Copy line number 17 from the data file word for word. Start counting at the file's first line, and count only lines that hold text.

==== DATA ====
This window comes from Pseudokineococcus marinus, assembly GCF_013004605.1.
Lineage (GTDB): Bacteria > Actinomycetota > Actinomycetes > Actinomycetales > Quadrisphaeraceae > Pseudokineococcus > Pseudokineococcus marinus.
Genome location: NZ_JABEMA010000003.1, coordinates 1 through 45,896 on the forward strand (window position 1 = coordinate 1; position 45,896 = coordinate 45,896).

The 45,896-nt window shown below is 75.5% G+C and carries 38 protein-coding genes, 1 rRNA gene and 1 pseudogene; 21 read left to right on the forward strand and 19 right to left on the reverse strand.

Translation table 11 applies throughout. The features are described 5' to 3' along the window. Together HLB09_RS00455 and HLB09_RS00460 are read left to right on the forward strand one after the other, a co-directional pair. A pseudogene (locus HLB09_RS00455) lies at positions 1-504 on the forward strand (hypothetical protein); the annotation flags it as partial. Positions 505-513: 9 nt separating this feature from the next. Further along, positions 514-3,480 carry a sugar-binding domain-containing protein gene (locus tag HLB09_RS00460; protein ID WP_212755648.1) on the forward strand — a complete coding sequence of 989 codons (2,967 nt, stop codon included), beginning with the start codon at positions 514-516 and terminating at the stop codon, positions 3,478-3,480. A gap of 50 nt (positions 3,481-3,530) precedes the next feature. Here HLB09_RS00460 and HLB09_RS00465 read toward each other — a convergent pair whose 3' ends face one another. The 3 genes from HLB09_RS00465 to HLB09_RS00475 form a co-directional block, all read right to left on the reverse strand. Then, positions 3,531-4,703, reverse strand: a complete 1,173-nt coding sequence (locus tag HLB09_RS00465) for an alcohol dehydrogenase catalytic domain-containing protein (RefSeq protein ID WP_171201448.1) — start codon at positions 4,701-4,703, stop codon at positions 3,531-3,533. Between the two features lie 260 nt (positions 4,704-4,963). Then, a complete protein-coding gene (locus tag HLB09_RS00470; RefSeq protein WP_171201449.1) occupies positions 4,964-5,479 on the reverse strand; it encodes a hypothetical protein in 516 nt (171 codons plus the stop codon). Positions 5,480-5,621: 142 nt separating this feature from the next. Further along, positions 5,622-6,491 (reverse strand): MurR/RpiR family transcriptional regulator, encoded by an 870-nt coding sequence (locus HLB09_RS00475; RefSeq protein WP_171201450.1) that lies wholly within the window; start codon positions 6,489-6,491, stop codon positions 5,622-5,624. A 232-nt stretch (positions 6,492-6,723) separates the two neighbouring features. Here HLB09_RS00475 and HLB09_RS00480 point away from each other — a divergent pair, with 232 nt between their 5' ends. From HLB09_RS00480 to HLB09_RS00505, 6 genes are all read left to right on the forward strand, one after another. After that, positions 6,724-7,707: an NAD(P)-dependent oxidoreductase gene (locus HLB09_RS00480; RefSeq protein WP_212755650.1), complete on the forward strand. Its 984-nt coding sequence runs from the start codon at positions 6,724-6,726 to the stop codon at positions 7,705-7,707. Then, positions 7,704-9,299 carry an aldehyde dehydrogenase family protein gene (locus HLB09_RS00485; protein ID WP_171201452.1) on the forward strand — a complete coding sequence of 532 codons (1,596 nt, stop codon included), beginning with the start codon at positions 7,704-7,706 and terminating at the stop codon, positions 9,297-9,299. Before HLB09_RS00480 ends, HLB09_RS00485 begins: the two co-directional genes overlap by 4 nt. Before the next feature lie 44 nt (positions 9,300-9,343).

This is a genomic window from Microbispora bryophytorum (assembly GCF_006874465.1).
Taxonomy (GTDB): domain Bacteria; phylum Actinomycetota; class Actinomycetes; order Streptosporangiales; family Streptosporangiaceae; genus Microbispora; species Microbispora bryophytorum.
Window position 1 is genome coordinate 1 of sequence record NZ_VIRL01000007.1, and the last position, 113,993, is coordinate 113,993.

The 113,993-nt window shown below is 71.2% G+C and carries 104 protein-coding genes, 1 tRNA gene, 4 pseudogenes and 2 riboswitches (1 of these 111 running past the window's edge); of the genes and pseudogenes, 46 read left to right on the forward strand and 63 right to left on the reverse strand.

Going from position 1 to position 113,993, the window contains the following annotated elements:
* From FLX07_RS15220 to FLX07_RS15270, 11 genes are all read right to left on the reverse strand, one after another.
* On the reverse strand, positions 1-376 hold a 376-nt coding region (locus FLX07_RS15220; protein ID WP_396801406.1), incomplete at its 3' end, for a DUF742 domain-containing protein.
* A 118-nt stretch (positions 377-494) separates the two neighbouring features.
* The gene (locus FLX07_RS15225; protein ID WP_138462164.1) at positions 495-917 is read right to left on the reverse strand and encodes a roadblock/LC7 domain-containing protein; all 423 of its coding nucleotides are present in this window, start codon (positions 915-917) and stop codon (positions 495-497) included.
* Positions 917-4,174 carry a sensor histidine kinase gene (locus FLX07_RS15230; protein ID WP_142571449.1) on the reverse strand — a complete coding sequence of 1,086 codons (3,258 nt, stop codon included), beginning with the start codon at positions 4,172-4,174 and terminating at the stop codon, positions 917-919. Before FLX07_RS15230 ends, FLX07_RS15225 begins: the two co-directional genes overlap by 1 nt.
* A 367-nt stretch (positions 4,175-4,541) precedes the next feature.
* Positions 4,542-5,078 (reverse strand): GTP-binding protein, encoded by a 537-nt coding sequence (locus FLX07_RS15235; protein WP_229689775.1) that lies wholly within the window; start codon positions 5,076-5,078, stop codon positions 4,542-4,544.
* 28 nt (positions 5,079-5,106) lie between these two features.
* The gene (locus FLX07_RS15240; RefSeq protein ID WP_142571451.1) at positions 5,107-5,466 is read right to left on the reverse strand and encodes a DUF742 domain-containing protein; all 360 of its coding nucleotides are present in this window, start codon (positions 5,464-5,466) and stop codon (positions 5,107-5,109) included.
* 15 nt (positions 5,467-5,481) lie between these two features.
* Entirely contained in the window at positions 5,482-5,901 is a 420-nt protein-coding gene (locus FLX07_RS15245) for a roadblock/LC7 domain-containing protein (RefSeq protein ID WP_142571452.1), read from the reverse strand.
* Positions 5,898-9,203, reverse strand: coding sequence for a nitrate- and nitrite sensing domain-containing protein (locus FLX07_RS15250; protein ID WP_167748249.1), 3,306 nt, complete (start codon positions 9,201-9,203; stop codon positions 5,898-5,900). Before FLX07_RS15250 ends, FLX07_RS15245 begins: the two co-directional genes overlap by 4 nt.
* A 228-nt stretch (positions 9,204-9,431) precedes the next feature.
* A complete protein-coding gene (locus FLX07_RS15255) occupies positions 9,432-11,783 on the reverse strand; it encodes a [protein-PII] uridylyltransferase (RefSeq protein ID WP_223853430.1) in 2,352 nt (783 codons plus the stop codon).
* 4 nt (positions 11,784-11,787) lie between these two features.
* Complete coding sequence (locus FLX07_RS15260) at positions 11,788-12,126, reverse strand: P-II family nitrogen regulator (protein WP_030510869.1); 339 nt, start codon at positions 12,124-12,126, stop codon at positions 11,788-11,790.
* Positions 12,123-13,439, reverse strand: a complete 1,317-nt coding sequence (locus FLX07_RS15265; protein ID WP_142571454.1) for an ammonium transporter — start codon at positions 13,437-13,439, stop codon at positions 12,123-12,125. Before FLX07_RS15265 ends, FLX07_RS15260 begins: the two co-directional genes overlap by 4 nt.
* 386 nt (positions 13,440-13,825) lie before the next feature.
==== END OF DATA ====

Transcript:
* Positions 4,542-5,078 (reverse strand): GTP-binding protein, encoded by a 537-nt coding sequence (locus FLX07_RS15235; protein WP_229689775.1) that lies wholly within the window; start codon positions 5,076-5,078, stop codon positions 4,542-4,544.